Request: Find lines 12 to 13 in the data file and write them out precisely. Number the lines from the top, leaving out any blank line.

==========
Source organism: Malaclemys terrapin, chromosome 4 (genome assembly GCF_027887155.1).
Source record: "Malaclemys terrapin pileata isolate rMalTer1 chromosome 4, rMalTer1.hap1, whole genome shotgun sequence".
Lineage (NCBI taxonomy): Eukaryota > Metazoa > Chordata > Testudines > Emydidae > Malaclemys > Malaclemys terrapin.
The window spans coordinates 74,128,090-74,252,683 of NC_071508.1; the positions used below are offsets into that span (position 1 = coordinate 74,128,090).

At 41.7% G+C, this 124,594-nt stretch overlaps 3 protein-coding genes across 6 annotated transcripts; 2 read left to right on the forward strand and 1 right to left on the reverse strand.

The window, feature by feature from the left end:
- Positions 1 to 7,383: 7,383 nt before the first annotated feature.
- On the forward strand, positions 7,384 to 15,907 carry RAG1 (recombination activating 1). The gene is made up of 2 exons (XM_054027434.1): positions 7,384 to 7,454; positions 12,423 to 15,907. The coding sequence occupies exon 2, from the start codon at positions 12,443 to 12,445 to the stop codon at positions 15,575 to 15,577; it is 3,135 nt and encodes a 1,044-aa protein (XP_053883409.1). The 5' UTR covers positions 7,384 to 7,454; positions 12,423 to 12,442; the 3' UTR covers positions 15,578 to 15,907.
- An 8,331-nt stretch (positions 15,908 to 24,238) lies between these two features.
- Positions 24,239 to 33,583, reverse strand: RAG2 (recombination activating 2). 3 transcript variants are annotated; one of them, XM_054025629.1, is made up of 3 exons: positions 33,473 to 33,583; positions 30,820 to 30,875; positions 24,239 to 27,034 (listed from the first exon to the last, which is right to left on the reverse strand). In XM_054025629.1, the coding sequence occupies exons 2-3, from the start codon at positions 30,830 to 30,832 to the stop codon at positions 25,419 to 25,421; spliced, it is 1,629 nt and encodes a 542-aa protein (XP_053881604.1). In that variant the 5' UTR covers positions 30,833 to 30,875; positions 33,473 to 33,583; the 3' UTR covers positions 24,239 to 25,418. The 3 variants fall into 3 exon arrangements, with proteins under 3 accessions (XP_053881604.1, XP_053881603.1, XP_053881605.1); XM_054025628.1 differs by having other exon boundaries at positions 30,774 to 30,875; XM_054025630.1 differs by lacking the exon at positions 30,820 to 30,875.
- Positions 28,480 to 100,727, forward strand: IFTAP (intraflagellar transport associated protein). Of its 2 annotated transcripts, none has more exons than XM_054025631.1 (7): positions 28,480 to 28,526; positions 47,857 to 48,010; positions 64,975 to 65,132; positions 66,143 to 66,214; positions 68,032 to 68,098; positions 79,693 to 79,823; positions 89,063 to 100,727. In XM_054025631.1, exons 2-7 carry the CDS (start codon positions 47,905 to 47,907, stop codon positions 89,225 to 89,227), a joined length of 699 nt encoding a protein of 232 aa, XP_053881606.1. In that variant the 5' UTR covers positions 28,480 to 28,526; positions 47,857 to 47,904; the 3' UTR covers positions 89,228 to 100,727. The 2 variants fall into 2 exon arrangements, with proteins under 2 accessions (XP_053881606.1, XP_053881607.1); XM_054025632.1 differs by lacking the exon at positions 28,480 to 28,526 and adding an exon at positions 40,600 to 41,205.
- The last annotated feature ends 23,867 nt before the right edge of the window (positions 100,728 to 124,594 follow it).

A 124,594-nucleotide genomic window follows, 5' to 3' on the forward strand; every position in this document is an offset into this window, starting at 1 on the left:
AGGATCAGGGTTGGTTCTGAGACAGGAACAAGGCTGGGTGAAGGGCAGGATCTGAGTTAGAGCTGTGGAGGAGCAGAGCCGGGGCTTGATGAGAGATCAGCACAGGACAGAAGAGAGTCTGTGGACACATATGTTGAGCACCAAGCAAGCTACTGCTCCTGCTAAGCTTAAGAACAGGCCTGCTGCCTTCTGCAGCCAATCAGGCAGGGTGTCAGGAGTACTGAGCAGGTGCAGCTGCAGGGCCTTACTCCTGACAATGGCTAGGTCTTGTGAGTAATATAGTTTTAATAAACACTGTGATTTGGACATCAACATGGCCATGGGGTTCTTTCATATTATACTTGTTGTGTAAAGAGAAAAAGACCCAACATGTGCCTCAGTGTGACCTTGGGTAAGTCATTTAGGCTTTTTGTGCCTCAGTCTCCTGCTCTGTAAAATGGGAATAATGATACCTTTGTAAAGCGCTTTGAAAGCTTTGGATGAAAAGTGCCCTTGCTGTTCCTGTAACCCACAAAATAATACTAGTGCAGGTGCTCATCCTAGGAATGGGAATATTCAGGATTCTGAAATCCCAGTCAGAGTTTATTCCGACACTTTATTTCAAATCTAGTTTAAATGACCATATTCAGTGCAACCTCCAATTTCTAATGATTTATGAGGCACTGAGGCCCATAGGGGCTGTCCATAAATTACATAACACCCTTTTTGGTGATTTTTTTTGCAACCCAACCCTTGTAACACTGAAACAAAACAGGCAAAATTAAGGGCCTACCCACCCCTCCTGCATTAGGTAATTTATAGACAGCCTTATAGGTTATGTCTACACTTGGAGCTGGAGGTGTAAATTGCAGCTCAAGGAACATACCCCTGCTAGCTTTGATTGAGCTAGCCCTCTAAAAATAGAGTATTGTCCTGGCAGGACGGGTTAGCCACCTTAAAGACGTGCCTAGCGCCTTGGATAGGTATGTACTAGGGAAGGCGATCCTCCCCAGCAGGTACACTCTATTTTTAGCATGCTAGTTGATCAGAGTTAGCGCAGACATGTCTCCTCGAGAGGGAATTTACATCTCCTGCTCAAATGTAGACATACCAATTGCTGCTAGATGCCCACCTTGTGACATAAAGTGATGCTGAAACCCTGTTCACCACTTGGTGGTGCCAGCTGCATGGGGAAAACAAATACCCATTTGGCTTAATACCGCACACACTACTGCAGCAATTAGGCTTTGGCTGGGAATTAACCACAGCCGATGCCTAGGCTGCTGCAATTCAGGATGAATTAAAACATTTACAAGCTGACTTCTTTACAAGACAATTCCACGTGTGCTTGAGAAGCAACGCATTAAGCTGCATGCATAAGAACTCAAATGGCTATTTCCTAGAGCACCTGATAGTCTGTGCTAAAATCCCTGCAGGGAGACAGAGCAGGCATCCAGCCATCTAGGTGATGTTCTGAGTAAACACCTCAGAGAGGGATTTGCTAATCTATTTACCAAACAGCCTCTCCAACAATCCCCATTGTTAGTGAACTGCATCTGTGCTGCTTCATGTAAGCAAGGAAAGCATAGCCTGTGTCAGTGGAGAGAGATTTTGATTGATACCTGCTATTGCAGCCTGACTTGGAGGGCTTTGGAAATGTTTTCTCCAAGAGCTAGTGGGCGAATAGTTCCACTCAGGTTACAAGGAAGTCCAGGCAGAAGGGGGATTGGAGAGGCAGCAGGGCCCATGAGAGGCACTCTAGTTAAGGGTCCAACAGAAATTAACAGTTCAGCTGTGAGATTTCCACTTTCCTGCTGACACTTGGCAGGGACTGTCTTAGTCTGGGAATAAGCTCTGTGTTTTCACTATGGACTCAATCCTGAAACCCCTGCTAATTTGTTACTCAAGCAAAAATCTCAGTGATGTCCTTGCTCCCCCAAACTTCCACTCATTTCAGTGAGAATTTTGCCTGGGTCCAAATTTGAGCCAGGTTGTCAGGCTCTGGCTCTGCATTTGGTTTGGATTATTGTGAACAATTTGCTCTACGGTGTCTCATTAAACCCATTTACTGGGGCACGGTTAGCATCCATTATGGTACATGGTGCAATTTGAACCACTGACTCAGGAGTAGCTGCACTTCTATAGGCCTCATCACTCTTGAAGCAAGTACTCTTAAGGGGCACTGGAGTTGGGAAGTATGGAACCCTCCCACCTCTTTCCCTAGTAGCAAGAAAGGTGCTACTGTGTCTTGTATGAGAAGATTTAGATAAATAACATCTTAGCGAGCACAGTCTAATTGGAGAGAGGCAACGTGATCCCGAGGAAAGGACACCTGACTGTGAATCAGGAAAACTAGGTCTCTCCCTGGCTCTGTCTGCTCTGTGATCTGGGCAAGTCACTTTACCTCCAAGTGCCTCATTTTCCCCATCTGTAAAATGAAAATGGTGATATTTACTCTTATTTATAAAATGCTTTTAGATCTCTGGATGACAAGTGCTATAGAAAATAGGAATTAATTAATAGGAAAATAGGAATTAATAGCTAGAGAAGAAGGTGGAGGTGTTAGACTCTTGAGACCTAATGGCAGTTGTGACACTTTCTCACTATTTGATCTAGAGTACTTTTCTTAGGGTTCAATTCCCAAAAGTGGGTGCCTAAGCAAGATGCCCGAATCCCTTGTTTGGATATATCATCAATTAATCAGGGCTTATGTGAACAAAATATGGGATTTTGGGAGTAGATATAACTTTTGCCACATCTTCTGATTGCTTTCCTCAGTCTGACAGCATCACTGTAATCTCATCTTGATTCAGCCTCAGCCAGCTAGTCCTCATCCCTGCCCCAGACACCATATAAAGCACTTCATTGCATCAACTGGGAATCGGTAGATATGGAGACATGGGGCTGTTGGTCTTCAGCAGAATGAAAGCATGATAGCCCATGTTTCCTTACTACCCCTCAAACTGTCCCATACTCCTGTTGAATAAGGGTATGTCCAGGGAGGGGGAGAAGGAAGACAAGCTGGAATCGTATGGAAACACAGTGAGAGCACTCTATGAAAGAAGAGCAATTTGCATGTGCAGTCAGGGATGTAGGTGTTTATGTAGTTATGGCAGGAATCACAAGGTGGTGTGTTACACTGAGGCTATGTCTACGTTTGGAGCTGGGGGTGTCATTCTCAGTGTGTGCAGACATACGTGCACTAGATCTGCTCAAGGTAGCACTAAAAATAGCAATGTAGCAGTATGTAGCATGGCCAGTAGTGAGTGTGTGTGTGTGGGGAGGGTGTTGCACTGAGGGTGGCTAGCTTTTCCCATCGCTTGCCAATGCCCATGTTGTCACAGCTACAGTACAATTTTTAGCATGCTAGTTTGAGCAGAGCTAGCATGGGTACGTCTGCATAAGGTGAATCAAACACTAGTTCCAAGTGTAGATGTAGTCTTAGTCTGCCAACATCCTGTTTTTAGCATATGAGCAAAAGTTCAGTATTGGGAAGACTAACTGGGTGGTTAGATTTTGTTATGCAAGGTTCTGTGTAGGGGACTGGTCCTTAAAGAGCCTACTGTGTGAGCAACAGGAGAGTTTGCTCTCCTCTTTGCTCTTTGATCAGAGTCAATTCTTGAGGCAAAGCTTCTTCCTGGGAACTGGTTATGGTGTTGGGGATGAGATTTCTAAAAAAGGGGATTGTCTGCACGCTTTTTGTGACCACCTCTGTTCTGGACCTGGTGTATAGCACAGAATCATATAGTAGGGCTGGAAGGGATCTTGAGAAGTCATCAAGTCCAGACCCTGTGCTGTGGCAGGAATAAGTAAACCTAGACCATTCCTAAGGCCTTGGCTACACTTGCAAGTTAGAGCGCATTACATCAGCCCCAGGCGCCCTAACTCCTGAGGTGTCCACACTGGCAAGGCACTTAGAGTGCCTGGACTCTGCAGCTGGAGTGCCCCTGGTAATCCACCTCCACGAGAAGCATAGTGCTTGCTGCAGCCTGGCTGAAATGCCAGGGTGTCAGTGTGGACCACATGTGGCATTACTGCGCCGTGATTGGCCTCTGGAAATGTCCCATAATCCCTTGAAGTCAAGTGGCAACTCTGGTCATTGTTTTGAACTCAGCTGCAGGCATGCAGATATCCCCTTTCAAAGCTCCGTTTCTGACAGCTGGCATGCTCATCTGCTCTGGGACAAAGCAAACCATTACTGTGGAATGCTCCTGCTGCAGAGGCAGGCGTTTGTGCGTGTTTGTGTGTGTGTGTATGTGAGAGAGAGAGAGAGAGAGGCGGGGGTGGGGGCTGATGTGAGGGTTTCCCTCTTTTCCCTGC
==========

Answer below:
- The last annotated feature ends 23,867 nt before the right edge of the window (positions 100,728 to 124,594 follow it).

A 124,594-nucleotide genomic window follows, 5' to 3' on the forward strand; every position in this document is an offset into this window, starting at 1 on the left: